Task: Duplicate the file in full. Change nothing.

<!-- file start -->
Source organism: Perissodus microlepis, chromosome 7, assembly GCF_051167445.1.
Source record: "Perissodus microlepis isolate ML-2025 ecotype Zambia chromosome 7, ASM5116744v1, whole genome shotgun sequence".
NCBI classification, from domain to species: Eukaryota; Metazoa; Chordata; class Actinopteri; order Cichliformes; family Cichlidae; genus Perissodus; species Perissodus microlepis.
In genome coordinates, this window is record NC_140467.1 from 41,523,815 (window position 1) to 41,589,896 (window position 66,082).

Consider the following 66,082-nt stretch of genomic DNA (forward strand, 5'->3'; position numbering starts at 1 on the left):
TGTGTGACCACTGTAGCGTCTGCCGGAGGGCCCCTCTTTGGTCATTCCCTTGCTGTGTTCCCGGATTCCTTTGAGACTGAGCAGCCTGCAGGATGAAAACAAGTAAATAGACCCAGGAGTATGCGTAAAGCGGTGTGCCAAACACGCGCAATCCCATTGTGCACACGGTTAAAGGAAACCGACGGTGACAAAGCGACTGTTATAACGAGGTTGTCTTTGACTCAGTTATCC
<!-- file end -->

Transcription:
Source organism: Perissodus microlepis, chromosome 7, assembly GCF_051167445.1.
Source record: "Perissodus microlepis isolate ML-2025 ecotype Zambia chromosome 7, ASM5116744v1, whole genome shotgun sequence".
NCBI classification, from domain to species: Eukaryota; Metazoa; Chordata; class Actinopteri; order Cichliformes; family Cichlidae; genus Perissodus; species Perissodus microlepis.
In genome coordinates, this window is record NC_140467.1 from 41,523,815 (window position 1) to 41,589,896 (window position 66,082).

Consider the following 66,082-nt stretch of genomic DNA (forward strand, 5'->3'; position numbering starts at 1 on the left):
TGTGTGACCACTGTAGCGTCTGCCGGAGGGCCCCTCTTTGGTCATTCCCTTGCTGTGTTCCCGGATTCCTTTGAGACTGAGCAGCCTGCAGGATGAAAACAAGTAAATAGACCCAGGAGTATGCGTAAAGCGGTGTGCCAAACACGCGCAATCCCATTGTGCACACGGTTAAAGGAAACCGACGGTGACAAAGCGACTGTTATAACGAGGTTGTCTTTGACTCAGTTATCC